Weakness of will. Instability. Confusion. None of these qualities have been traditionally considered admirable in Christian circles, and with good reason. Indecisive people make poor signposts. Our role models rarely include those who fail to exhibit self-control. Erratic individuals are not likely to have your back in times of crisis.

Friday, November 20, 2020

Too Hot to Handle: Minding the Store [Part 2]

In which our regular writers toss around subjects a little more volatile than usual.

Continuing a discussion arising out of Immanuel Can’s recent and well-received post “Who’s Minding the Store?

Elders have the job of feeding the flock. IC’s post suggested that not only the Holy Spirit’s leading but a certain amount of human organization, ingenuity and especially careful observation are necessary in effectively carrying out that task. I pointed out some of the things that make that tougher than it looks, and we considered three of them last week. And here we are.

Tom: Since you mention individual gifts, IC, I pointed out in our discussion last Friday that our gifts tend to predispose us to see the world a certain way.

Friday, November 13, 2020

Too Hot to Handle: Minding the Store [Part 1]

In which our regular writers toss around subjects a little more volatile than usual.

In his recent post “Who’s Minding the Store?” Immanuel Can considered the responsibility of elders in deciding what should be taught in the local church they care for. His point was that elders need to really know their congregations in order to provide them with the spiritual food they need. Somebody needs to “mind the store”, so to speak.

Tom: I wanted to get into this a bit further with you, IC, and it seems to me this is a better place to do it than a back-and-forth in the comments to the original post.

Thursday, October 10, 2019

Why Are We So Easily Shaken?

 The most recent version of this post is available here.

Tuesday, January 29, 2019

The Numbers Game

“I rejoiced greatly to find some of your children walking in the truth …”

A few years ago I sat through a summer camp message from an alumnus of Dallas Theological Seminary. I can’t remember the man’s name now, and it doesn’t really matter. The thrust of his message was that a very, very large number of people will ultimately come to the knowledge of Christ and be brought into the fellowship of the saints. Comparatively few, he said, would be lost.

I found him quite unconvincing.

Thursday, August 30, 2018

Failure to Launch

The most recent version of this post is available here.

Monday, December 19, 2016

Why Are We So Easily Shaken?

The most recent version of this post is available here.

Saturday, August 27, 2016

Under Construction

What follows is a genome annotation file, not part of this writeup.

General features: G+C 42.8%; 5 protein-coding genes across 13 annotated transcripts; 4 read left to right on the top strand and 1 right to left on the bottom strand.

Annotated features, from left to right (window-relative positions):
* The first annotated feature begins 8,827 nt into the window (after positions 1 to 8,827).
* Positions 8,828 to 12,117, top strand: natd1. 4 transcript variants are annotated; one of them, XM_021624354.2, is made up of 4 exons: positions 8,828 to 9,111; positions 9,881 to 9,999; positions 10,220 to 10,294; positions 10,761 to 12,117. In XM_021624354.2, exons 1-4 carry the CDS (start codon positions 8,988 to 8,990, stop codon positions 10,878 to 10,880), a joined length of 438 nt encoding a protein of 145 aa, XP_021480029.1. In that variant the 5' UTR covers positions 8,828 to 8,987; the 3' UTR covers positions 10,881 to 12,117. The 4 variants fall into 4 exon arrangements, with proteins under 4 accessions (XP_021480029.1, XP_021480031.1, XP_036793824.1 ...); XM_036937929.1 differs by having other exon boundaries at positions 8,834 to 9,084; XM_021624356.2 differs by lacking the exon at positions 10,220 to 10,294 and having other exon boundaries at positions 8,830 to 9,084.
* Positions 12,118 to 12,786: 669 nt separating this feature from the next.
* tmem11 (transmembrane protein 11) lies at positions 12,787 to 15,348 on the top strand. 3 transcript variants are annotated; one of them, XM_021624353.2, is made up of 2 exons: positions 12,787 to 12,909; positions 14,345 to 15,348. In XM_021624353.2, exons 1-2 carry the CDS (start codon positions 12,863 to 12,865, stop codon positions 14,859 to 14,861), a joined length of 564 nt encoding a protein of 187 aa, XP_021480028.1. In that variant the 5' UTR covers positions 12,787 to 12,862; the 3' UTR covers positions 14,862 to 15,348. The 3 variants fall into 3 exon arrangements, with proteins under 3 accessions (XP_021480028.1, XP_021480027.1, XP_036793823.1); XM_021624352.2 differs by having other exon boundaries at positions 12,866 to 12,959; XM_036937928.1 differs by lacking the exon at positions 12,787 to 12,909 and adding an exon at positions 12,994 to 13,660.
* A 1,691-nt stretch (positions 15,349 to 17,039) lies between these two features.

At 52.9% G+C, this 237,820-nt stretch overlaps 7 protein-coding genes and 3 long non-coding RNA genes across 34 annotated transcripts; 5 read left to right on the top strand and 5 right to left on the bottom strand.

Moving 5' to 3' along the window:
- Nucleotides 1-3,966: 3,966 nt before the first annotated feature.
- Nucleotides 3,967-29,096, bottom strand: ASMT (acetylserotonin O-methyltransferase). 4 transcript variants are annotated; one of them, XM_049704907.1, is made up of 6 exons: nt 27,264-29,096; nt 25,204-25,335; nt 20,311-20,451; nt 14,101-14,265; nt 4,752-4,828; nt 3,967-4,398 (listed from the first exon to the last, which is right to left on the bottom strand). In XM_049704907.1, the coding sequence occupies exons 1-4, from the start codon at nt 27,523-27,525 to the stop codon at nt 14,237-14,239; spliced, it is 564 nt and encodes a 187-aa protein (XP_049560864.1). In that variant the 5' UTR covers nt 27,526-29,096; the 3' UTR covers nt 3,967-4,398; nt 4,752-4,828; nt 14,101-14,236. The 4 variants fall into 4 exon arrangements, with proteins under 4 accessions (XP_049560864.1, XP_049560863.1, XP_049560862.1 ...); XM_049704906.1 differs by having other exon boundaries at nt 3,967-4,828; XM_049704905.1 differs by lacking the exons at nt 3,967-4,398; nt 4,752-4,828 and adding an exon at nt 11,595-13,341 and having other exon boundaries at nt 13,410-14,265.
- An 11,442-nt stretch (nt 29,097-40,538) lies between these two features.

Twice each day for the past two weeks, my morning constitutional has taken me past an older house in the middle of major renovations. Each day, any remotely attentive passer-by could observe two to three men on the job along with all the requisite heavy equipment, trucks and supplies. A radio blasted encouragement as the construction crew scurried back and forth.

And ... nothing happened. Not a thing. From the street, there was no observable progress whatsoever.

In a way, it reminds me of many of us.

Friday, July 29, 2016

Too Hot to Handle: Minding the Store [Part 2]

 The most recent version of this post is available here.

Friday, July 22, 2016

Too Hot to Handle: Minding the Store [Part 1]

 The most recent version of this post is available here.

Monday, August 03, 2015

The Immature Christian

I don’t know a lot about modern Judaism, orthodox or otherwise. But I was intrigued by this opinion piece in The Jerusalem Post. Of all the things that might tick Jews off about Christians, the one that particularly sticks in the craw of writer Bat-Zion Susskind-Sacks is that we’re ... well ... immature.

Now let’s face it, almost nobody in this century or the last much likes the idea of a religion that claims a monopoly on truth. But the one completely untenable, utterly illogical position to be taken is that all religions are therefore simultaneously true, or even contain substantial truth. The Law of Non-Contradiction declares that contradictory statements cannot be true in the same sense at the same time, and contradictory statements about the nature of God are no exception. Some ideas about God, the universe and morality are simply more accurate (and therefore more truthful) than others.

Saturday, May 23, 2015

Why Are We So Easily Shaken?

The most current version of this post is available here.

Monday, March 16, 2015

Quality Control

Knowledge is not enough.

We know this, of course. Where the Christian life is concerned, it’s first principles that real blessing is reserved for those of us who not only hear the words of Christ but who act on the wisdom we have heard. Believers who are satisfied with mere exposure to truth are kidding themselves. There is no reward for head-knowledge, and neither testimony nor substance in the Christian who prides himself in it.

Friday, May 30, 2014

Failure to Launch

The most recent version of this post is available here.